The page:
Pubdate: Sat, 16 Oct 2010
Source: Toccoa Record, The (GA)
Copyright: 2010 The Toccoa Record
Author: Todd Truelove
Bookmark: (Hallucinogens)


The lighthearted phrase "please don't eat the daisies" may well take 
on a new connotation in Toccoa since police this week reported a 
flower-ingested death.

In the middle of the summer 2010, a Toccoa police officer found a man 
dead at Andrews Court Apartments.

Not far from the body, officers discovered a backpack full of angel 
trumpet -- a plant which his roommate reported to police that 
32-year-old Larry Oneal Wilbanks, Jr., had been eating earlier in the day.

Police chief Jackie Whitmiare said that an official cause of death 
was undetermined at the time, so the body was sent to the GBI for an autopsy.

The results of that autopsy, received on Friday, Oct. 7, confirmed 
that Wilbanks had died of respiratory failure, a common cause of 
death associated with angel's trumpet due to the plant's tendency to 
increase body temperature, heart rate and blood pressure, but not 
allow perspiration.

Whitmire said detectives interviewed Wilbanks' roommate who said that 
Wilbanks was sick and throwing-up the night before and that morning.

"The cause of death was from eating this particular plant," said Whitmire.

Angel's trumpet is a highly toxic, plant typically grown for 
ornamentation and is a familiar fixture in local landscapes.

According to reports from other sources, the plant also contains a 
hallucinogenic drug.

However, those same reports indicate that those foolish enough to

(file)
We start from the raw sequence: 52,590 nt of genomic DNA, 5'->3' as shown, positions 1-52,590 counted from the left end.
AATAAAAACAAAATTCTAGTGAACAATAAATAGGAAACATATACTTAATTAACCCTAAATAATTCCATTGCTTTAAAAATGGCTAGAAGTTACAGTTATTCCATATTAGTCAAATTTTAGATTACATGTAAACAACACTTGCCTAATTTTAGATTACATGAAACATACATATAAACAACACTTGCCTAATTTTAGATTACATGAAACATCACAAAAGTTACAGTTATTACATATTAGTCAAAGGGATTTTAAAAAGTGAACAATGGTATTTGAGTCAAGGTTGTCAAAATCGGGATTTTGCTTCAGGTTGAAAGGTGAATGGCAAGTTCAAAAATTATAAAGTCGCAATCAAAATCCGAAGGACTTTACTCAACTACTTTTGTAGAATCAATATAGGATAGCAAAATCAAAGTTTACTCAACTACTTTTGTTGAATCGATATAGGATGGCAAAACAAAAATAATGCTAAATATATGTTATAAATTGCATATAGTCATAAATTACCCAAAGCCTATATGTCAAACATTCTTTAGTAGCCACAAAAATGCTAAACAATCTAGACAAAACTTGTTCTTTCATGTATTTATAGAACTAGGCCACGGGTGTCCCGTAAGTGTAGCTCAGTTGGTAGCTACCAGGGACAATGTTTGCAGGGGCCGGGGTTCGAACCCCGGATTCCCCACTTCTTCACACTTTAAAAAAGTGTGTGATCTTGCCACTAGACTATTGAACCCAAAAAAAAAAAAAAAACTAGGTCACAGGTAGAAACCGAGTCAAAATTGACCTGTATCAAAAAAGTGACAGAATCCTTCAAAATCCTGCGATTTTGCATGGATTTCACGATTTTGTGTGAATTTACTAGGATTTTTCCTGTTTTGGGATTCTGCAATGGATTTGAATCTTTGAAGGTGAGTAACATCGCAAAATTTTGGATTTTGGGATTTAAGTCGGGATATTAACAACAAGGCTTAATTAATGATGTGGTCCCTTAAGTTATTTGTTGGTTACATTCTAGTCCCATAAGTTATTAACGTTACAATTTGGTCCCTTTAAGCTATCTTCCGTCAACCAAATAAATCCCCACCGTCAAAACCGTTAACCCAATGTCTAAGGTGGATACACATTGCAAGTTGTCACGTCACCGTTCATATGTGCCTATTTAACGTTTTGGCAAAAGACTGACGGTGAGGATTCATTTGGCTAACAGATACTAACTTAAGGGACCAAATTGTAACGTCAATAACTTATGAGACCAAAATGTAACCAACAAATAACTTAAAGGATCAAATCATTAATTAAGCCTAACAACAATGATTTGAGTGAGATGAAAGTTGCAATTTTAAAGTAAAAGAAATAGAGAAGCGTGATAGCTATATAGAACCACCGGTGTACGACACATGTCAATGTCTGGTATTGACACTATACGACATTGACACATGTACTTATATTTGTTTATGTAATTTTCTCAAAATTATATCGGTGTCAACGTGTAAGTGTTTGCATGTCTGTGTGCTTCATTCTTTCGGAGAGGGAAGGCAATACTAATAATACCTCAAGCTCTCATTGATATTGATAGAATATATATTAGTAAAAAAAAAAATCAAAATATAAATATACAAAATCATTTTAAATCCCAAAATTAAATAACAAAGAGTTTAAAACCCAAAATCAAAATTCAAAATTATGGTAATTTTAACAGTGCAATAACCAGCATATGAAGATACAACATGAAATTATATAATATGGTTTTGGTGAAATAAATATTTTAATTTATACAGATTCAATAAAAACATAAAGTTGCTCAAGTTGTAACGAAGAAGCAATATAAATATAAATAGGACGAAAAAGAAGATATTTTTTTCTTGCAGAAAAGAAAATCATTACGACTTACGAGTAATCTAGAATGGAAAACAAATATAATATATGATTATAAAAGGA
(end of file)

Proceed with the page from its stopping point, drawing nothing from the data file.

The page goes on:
experiment with ingesting the plant often experience deadly results 
- -- whether by eating it, smoking it, or making a tea out of it.

Four teens from Sanford, Fla. who experimented with angel's trumpet 
were found by one's mother "foaming at the mouth, having twitches, 

Quick hospitalization and treatment saved their lives, but it took 
days for them to recover.

In Moose Jaw, Canada, five children were hospitalized last month 
after eating the seeds from angel's trumpet and the local newspaper 
reported the toxic plant was becoming popular as a "recreational 
drug" across North America.

Whitmire said that besides Wilbanks, there had been no other reports 
locally about deaths caused by angel's trumpet but that he was 
contacted by doctors and even the Centers for Disease Control out of 
Atlanta with questions about the death.

He said he was concerned about the plant being used for ornamentation 
and a child accidentally eating it as well as the possibility its use 
may be escalating.

"This may be spreading among the drug culture as a hallucinogenic," 
said Whitmire. "It's a dangerous drug to be trying."
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